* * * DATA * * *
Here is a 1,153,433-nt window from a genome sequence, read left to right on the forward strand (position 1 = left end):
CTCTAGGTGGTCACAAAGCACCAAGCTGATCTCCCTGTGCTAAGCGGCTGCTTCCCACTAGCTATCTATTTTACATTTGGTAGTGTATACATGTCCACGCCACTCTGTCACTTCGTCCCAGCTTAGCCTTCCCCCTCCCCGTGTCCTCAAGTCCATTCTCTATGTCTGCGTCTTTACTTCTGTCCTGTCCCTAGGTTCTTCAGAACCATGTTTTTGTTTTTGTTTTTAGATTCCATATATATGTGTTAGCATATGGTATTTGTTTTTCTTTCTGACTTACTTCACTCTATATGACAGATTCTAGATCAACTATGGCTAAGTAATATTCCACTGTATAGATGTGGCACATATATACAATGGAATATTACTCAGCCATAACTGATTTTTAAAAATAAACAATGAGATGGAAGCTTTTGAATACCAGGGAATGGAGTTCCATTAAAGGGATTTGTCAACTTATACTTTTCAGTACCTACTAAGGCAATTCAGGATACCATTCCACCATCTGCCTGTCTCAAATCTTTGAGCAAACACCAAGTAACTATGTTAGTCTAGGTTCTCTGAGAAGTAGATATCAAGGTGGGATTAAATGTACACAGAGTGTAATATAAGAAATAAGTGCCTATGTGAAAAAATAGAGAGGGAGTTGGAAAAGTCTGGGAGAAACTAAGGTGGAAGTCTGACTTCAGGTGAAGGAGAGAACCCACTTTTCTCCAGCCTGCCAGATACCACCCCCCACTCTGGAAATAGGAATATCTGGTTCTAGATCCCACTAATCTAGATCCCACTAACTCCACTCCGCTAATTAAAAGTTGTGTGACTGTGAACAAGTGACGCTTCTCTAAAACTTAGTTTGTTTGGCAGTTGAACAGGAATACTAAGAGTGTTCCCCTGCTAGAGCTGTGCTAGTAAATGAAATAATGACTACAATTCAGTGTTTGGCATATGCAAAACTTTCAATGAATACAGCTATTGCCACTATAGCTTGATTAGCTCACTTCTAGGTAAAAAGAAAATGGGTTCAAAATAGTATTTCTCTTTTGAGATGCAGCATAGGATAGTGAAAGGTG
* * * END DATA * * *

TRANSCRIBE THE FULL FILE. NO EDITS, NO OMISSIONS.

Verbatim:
Here is a 1,153,433-nt window from a genome sequence, read left to right on the forward strand (position 1 = left end):
CTCTAGGTGGTCACAAAGCACCAAGCTGATCTCCCTGTGCTAAGCGGCTGCTTCCCACTAGCTATCTATTTTACATTTGGTAGTGTATACATGTCCACGCCACTCTGTCACTTCGTCCCAGCTTAGCCTTCCCCCTCCCCGTGTCCTCAAGTCCATTCTCTATGTCTGCGTCTTTACTTCTGTCCTGTCCCTAGGTTCTTCAGAACCATGTTTTTGTTTTTGTTTTTAGATTCCATATATATGTGTTAGCATATGGTATTTGTTTTTCTTTCTGACTTACTTCACTCTATATGACAGATTCTAGATCAACTATGGCTAAGTAATATTCCACTGTATAGATGTGGCACATATATACAATGGAATATTACTCAGCCATAACTGATTTTTAAAAATAAACAATGAGATGGAAGCTTTTGAATACCAGGGAATGGAGTTCCATTAAAGGGATTTGTCAACTTATACTTTTCAGTACCTACTAAGGCAATTCAGGATACCATTCCACCATCTGCCTGTCTCAAATCTTTGAGCAAACACCAAGTAACTATGTTAGTCTAGGTTCTCTGAGAAGTAGATATCAAGGTGGGATTAAATGTACACAGAGTGTAATATAAGAAATAAGTGCCTATGTGAAAAAATAGAGAGGGAGTTGGAAAAGTCTGGGAGAAACTAAGGTGGAAGTCTGACTTCAGGTGAAGGAGAGAACCCACTTTTCTCCAGCCTGCCAGATACCACCCCCCACTCTGGAAATAGGAATATCTGGTTCTAGATCCCACTAATCTAGATCCCACTAACTCCACTCCGCTAATTAAAAGTTGTGTGACTGTGAACAAGTGACGCTTCTCTAAAACTTAGTTTGTTTGGCAGTTGAACAGGAATACTAAGAGTGTTCCCCTGCTAGAGCTGTGCTAGTAAATGAAATAATGACTACAATTCAGTGTTTGGCATATGCAAAACTTTCAATGAATACAGCTATTGCCACTATAGCTTGATTAGCTCACTTCTAGGTAAAAAGAAAATGGGTTCAAAATAGTATTTCTCTTTTGAGATGCAGCATAGGATAGTGAAAGGTG